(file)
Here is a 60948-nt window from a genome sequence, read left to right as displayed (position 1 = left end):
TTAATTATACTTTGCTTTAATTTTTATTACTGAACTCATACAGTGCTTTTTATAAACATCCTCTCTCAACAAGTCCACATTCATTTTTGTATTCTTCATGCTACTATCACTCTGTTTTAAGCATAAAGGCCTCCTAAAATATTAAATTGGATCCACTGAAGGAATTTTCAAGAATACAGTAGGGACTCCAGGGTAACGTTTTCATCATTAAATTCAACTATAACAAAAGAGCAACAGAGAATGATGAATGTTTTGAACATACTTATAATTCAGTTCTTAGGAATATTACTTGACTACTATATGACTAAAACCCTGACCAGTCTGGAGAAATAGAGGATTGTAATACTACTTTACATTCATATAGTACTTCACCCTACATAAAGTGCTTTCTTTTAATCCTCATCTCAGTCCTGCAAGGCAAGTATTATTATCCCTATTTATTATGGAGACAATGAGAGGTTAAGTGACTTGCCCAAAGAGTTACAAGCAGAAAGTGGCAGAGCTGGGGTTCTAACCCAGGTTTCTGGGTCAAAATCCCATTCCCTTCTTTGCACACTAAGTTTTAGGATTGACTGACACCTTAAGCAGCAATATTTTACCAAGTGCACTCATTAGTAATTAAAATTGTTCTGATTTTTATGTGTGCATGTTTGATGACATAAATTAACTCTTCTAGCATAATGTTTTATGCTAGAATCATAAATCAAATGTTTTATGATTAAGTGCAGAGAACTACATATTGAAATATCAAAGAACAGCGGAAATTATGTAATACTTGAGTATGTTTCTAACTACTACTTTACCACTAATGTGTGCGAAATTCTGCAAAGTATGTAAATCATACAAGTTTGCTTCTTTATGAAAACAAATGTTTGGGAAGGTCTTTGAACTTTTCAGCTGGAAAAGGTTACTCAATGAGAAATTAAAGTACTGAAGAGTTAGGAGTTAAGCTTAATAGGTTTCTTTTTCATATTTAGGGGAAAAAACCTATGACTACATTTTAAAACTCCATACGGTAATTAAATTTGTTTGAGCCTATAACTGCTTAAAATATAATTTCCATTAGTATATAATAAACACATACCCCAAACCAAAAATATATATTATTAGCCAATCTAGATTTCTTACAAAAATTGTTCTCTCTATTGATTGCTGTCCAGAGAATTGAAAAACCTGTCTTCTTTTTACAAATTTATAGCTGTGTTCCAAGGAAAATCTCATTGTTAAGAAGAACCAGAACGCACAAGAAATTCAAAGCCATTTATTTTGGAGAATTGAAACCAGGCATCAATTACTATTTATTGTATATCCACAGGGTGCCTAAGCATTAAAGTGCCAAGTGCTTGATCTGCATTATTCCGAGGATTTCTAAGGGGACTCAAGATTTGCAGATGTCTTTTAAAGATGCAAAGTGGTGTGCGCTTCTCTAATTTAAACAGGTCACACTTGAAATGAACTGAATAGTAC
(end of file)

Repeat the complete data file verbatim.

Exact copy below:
Here is a 60948-nt window from a genome sequence, read left to right as displayed (position 1 = left end):
TTAATTATACTTTGCTTTAATTTTTATTACTGAACTCATACAGTGCTTTTTATAAACATCCTCTCTCAACAAGTCCACATTCATTTTTGTATTCTTCATGCTACTATCACTCTGTTTTAAGCATAAAGGCCTCCTAAAATATTAAATTGGATCCACTGAAGGAATTTTCAAGAATACAGTAGGGACTCCAGGGTAACGTTTTCATCATTAAATTCAACTATAACAAAAGAGCAACAGAGAATGATGAATGTTTTGAACATACTTATAATTCAGTTCTTAGGAATATTACTTGACTACTATATGACTAAAACCCTGACCAGTCTGGAGAAATAGAGGATTGTAATACTACTTTACATTCATATAGTACTTCACCCTACATAAAGTGCTTTCTTTTAATCCTCATCTCAGTCCTGCAAGGCAAGTATTATTATCCCTATTTATTATGGAGACAATGAGAGGTTAAGTGACTTGCCCAAAGAGTTACAAGCAGAAAGTGGCAGAGCTGGGGTTCTAACCCAGGTTTCTGGGTCAAAATCCCATTCCCTTCTTTGCACACTAAGTTTTAGGATTGACTGACACCTTAAGCAGCAATATTTTACCAAGTGCACTCATTAGTAATTAAAATTGTTCTGATTTTTATGTGTGCATGTTTGATGACATAAATTAACTCTTCTAGCATAATGTTTTATGCTAGAATCATAAATCAAATGTTTTATGATTAAGTGCAGAGAACTACATATTGAAATATCAAAGAACAGCGGAAATTATGTAATACTTGAGTATGTTTCTAACTACTACTTTACCACTAATGTGTGCGAAATTCTGCAAAGTATGTAAATCATACAAGTTTGCTTCTTTATGAAAACAAATGTTTGGGAAGGTCTTTGAACTTTTCAGCTGGAAAAGGTTACTCAATGAGAAATTAAAGTACTGAAGAGTTAGGAGTTAAGCTTAATAGGTTTCTTTTTCATATTTAGGGGAAAAAACCTATGACTACATTTTAAAACTCCATACGGTAATTAAATTTGTTTGAGCCTATAACTGCTTAAAATATAATTTCCATTAGTATATAATAAACACATACCCCAAACCAAAAATATATATTATTAGCCAATCTAGATTTCTTACAAAAATTGTTCTCTCTATTGATTGCTGTCCAGAGAATTGAAAAACCTGTCTTCTTTTTACAAATTTATAGCTGTGTTCCAAGGAAAATCTCATTGTTAAGAAGAACCAGAACGCACAAGAAATTCAAAGCCATTTATTTTGGAGAATTGAAACCAGGCATCAATTACTATTTATTGTATATCCACAGGGTGCCTAAGCATTAAAGTGCCAAGTGCTTGATCTGCATTATTCCGAGGATTTCTAAGGGGACTCAAGATTTGCAGATGTCTTTTAAAGATGCAAAGTGGTGTGCGCTTCTCTAATTTAAACAGGTCACACTTGAAATGAACTGAATAGTAC